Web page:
In honor of Earth Week, Amy Fredregill, WSB’s senior director of sustainability shares WSB’s approach to sustainability.
At WSB, as well as for many other thought leaders, sustainability simultaneously advances economic, social, and environmental outcomes, thereby meeting the needs of current and future generations. Each aspect – economic, social and environmental – is like a leg on a three-legged stool. If one leg is shorter or weaker than another, the stool is not stable. No part of the stool exists in a silo, but instead is connected as a system to serve any number of purposes.
Modern sustainability is key to finding opportunities in 21st-century challenges like waste generation, soil, air, and water pollution, and a limited supply of resources. Stakeholders are working on each challenge by designing and piloting new approaches. Community needs constantly change and often involve complex infrastructure challenges that span many systems. For example, every community requires transportation systems, sewage, water, and electric systems for quality of life.
Communities can start or scale up today, toppling the barriers to sustainability and reaping the benefits, which include cost and risk reduction, access to new markets, providing cost-effective products and services to meet consumer demand, attracting businesses and top talent to your region or company, keeping communities healthy and creating economic development. Through innovation and collaboration, maintaining each leg of sustainability- economic, social and environmental- communities are prepared to meet the needs of people now, and people tomorrow.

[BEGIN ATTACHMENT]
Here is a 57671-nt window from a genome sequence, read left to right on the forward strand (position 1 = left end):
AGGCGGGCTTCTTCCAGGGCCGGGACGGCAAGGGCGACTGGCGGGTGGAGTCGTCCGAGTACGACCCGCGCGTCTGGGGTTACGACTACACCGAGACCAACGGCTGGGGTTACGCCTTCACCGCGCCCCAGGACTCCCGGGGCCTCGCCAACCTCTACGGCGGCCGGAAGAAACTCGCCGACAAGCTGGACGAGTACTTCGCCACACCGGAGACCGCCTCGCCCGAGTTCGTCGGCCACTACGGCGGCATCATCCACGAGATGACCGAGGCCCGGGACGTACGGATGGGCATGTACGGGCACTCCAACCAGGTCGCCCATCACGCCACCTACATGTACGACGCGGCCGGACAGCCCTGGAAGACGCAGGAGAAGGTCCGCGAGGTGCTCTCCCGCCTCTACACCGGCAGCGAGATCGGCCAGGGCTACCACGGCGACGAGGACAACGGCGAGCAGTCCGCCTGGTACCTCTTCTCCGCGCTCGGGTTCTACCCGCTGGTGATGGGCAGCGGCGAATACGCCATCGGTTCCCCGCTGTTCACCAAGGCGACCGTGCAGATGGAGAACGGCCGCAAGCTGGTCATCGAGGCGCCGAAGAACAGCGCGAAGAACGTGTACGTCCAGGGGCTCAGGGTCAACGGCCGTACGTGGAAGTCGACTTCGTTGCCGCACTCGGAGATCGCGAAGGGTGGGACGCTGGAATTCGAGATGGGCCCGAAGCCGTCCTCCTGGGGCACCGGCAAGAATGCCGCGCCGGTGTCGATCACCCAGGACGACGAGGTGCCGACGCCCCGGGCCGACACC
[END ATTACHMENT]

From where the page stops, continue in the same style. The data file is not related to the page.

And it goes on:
Sustainable solutions are realistic, cost-effective and already being used by WSB clients across the country. In the city of Hugo, Minn., a northeast Twin Cities suburb, a citywide stormwater reuse program is saving tens of millions of gallons of water a year by irrigating land with stormwater instead of water pumped from a local aquifer. The municipality and its residents save money on water and power bills, effectively turning what was once a waste stream into a revenue stream. On the heels of a one-in-100-year weather event that knocked out the power grid across all of Texas, Fort Bend County is building solar power infrastructure on over 3,200 acres of property, minimizing energy consumption and maximizing energy efficiency. In these and many other communities, we are delivering sustainable solutions, such as water reuse, stormwater and flood management, municipal resiliency and comprehensive planning, native landscaping, and renewable energy.
Sustainability enhances regional competitiveness and furthers economic development. Today, businesses and people are seeking out communities with a smaller, lighter footprint, eager to pump money into sustainable economies. Investing in solar energy can lower energy costs and improve environmental outcomes. Prairie restoration in a community park can increase ecological diversity and create a welcoming recreational area. Economic, social and environmental benefits are co-benefits, and businesses and people see them. By improving the outcomes of one, you improve the outcome of another.
Sustainable approaches build strength into the infrastructure that supports our lives as community needs change. Through innovation and collaboration, maintaining each leg of sustainability- the economy, society and the environment – communities are prepared to meet the needs of people now and people tomorrow.
Amy has nearly 25 years of experience across many industries, particularly energy and agriculture, in the public, private and nonprofit sectors. This experience has provided Amy with a broad background that enables her to meet community and business needs based on the business case for sustainability. By working across intersecting systems to simultaneously advance environmental, economic and social goals, she is able to uncover creative solutions.
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